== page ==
OSLO (Reuters) - The European Commission said on Tuesday it was investigating major oil companies over suspected anti-competitive agreements related to submission of prices to reporting agency Platts.
Royal Dutch Shell , Norway's Statoil and Platts all said they were cooperating fully with the investigation.
Platts is the world's biggest oil price reporting agency, and its physical market assessments form the basis of billions of dollars worth of oil sales around the world.
Statoil said authorities had inspected its office on the request of the European Commission on suspicions of anti-competitive behavior.
"The authorities suspect participation by several companies, including Statoil in anti-competitive agreements and/or concerted practices contrary to Article 53 of the EEA Agreement," the company said.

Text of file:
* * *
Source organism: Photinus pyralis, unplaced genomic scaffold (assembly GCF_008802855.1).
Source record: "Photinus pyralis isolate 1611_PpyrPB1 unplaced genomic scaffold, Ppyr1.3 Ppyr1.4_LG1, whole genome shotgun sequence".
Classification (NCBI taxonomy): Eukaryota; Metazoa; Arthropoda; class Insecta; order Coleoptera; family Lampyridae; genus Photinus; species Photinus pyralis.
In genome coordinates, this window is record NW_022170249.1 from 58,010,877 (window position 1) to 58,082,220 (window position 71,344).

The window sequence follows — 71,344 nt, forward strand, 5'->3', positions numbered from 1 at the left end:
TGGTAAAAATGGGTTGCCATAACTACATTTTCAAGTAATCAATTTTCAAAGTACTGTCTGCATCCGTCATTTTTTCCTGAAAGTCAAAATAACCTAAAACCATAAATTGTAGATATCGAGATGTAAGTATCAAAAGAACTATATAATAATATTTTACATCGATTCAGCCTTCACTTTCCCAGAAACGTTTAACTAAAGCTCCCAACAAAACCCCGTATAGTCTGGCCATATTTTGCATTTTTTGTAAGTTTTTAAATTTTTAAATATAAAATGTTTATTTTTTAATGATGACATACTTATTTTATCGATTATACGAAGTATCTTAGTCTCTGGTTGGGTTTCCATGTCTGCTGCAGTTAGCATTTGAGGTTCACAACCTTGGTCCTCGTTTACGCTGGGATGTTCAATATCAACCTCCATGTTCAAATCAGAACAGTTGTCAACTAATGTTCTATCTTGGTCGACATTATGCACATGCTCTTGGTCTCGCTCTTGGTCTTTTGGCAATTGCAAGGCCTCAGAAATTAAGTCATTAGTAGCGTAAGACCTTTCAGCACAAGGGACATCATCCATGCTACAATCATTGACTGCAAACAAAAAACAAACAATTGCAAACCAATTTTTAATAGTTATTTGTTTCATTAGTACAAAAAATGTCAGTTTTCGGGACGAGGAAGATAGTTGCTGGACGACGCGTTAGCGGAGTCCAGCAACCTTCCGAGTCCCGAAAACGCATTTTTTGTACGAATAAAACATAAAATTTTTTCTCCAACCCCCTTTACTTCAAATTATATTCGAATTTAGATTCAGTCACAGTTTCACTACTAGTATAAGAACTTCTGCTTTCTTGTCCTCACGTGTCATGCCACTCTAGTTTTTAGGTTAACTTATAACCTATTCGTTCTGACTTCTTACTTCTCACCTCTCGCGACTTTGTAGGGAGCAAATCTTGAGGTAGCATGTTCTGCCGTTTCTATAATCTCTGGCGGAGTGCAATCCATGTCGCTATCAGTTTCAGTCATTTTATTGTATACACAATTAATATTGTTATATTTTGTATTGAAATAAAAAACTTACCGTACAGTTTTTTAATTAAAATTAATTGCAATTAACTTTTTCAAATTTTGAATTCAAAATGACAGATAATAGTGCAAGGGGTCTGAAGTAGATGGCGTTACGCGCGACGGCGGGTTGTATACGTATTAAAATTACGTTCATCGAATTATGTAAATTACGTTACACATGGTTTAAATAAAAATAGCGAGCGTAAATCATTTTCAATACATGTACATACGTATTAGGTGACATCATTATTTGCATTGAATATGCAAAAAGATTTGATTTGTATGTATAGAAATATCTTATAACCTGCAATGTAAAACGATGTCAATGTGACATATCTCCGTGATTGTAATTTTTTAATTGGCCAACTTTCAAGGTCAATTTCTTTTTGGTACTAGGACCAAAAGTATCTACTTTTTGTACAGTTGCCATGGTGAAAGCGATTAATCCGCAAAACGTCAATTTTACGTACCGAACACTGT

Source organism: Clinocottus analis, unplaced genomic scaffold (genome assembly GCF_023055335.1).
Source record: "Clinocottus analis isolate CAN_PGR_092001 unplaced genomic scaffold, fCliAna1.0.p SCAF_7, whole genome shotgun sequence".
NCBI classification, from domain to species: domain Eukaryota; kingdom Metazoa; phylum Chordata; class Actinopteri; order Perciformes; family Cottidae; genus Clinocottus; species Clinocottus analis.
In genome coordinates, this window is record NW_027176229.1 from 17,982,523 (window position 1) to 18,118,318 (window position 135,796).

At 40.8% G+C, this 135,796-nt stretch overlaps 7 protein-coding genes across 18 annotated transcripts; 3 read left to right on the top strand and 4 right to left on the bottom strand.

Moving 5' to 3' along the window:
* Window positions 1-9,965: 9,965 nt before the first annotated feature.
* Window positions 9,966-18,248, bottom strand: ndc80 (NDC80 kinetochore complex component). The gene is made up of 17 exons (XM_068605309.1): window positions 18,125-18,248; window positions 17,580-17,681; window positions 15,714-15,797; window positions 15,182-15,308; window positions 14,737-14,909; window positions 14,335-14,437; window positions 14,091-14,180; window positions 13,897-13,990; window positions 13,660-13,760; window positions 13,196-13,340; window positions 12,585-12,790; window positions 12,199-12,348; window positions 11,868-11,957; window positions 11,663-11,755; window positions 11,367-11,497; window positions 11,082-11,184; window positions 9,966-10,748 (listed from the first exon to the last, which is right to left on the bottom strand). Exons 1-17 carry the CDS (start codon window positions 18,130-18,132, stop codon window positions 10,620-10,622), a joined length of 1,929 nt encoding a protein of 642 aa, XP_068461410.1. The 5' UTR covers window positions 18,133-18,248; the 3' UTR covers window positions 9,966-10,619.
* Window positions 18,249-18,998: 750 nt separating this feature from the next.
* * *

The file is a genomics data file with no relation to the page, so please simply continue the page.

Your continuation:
"In addition the inspection relates to potential abuse of possible dominant position by another party, contrary to Article 54 of the EEA Agreement," it added.
Statoil also said in a statement the suspected violations are related to the Platt's market-on-close (MOC) price assessment process, used to report prices in particular for crude oil, refined oil products, and may have been ongoing since 2002.
The company said it was cooperating with the authorities.
Platts said the European Commission had "undertaken a review at its premises in London this morning in relation to the Platts price assessment process."
It said it was fully cooperating with the review.
It was not clear whether other companies are included in the investigation.
Shell also confirmed that its affiliates are assisting the European Commission in an enquiry into trading activities.
Thomson Reuters , parent of Reuters news, competes with Platts in providing news and information to the oil market.
(Reporting by Nerijus Adomaitis; editing by James Jukwey and Jane Baird)